Johanna Jainchill, Travel Weekly's editor at large, toured northern Japan as a guest of the the local tourism authorities in advance of the World Travel and Tourism Council Summit. Her third and final dispatch follows. Click to read Johanna's first and second dispatches.
For anyone interested in touring Japan as the Japanese do, a trip to the northeast of Honshu, Japan's main island, is in order.
Not many Americans have ever been to this region, Tohoku, or plan to go. For most Americans, the typical Japan tourist map consists of Tokyo and points west: As of 2010, 66.7% of American leisure travelers went to Tokyo, followed by Kyoto at 25.2%, Yokohama 20.9%, and Osaka 16.2%.
The percentage of Americans traveling to the Tohoku region was 4.7%.
The area is more popular with Asians — mostly Taiwanese and Koreans, and Australians come here to ski. But it is mostly popular as a domestic tourism destination for the Japanese.
Tohoku has an abundance of natural beauty — snow-capped mountains, ice-blue rivers and dozens of natural hot springs.
The towns here also host many creative seasonal festivals that include parades of ornate, colorful floats. These small cities boast unique museums; such as one showcasing the history of cherry-tree bark crafts.
In Akita, centuries-old homes of samurai families are open to the public — including one that still has a samurai family living in it.
The locals note that another reason Japanese tourists prefer this area to the ones most popular with foreign tourists is that they are more affordable.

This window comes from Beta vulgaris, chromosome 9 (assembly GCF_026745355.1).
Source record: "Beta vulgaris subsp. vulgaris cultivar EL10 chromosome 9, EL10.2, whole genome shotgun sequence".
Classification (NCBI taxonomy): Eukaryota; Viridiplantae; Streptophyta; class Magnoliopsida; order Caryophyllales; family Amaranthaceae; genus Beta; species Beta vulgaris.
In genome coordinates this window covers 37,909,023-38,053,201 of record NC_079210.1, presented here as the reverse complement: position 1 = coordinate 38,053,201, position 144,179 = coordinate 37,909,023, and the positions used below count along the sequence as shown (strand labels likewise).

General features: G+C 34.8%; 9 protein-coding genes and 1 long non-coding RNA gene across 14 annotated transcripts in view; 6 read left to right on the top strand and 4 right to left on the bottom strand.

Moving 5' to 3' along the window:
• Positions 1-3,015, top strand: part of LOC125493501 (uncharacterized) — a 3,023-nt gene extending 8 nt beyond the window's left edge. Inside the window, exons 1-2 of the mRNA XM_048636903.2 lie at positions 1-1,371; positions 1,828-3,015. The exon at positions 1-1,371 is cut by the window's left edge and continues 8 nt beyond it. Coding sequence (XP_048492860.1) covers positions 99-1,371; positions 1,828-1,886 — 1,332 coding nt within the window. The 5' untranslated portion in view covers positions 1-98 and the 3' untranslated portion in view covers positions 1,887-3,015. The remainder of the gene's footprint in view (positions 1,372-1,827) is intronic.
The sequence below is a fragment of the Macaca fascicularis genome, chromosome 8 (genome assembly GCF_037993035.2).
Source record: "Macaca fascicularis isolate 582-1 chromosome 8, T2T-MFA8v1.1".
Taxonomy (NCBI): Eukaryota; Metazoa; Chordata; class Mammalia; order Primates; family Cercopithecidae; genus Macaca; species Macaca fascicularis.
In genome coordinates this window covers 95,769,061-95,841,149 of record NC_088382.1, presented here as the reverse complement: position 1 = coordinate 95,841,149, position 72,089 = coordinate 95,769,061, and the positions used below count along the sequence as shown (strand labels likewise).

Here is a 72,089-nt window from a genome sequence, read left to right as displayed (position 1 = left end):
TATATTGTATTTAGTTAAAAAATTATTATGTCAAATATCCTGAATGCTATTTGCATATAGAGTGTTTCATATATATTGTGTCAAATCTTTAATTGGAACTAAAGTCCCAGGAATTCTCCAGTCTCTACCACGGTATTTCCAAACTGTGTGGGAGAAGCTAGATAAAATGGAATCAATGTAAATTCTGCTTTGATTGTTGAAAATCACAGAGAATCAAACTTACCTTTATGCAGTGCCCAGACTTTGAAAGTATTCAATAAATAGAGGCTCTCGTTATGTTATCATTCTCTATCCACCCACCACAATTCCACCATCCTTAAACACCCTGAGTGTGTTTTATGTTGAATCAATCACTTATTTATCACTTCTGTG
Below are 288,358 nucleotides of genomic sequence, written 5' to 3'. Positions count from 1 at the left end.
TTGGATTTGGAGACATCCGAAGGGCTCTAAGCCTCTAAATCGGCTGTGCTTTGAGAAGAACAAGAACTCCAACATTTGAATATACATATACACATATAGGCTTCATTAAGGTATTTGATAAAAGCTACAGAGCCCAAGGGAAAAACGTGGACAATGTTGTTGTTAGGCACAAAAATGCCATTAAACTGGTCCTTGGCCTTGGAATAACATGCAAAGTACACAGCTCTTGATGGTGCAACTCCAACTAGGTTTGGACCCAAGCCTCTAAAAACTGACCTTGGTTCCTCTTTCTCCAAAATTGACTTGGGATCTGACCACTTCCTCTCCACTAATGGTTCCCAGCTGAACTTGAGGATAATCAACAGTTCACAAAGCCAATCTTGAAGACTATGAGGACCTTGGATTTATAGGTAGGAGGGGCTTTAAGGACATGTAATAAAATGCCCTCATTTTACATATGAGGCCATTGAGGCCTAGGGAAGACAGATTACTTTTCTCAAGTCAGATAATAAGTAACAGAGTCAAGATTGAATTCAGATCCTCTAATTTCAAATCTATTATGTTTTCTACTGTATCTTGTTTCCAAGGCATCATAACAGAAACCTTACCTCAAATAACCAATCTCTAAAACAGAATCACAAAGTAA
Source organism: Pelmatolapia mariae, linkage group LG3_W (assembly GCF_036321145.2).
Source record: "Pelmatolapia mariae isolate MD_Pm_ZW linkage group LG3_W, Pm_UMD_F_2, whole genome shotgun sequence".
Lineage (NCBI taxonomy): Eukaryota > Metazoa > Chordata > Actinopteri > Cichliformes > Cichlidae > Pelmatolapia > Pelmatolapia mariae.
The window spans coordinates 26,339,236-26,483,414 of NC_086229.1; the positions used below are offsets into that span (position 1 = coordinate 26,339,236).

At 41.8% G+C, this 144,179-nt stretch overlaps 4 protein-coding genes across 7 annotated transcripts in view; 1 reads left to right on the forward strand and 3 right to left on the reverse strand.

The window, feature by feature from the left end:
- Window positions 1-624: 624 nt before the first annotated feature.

Komagatke Kanko Hotel, a spa resort in Akita, is a ryokan-style hotel, offering traditional Japanese amenities such as a living area with tatami (straw mat flooring), low chairs and tables for sitting cross-legged, and a futon mattress set up on the tatami for sleeping. Several of the rooms have tea ceremony set-ups.
At Komagatke, where guests are comfortable wearing robes not only to and from the hot spring baths but to dinner and around the property, one night with a dinner and breakfast cost $122.
The locals here assured me that was much less than similar accommodations in Tokyo or Kyoto.
Despite all that Tohoku has to offer, the region does not yet cater to foreign tourists. In most places, there are virtually no signs in languages other than Japanese. It is often difficult to find a member of a hotel staff that speaks a language other than Japanese. And hotel websites are often not in any language but Japanese.
This is not exclusive to Tohoku. Tokyo has good English signage, but even at hotels that cater to international tourists, it is common to find front-desk employees who speak nothing but Japanese.
Travel leaders here said Japan is working to make itself a more accessible tourism destination. Such changes,they said, will hopefully make Tohoku and all of Japan more attractive to international visitors.
The CEO of the Japan Travel Bureau (JTB) success with the tourism campaigns of the last decade, and said it was launching a new campaign to lure travelers from around the world.
The JTB also has a new strategy to attract more U.S. leisure travelers. “We don’t have as many as we should,” Tagawa said.
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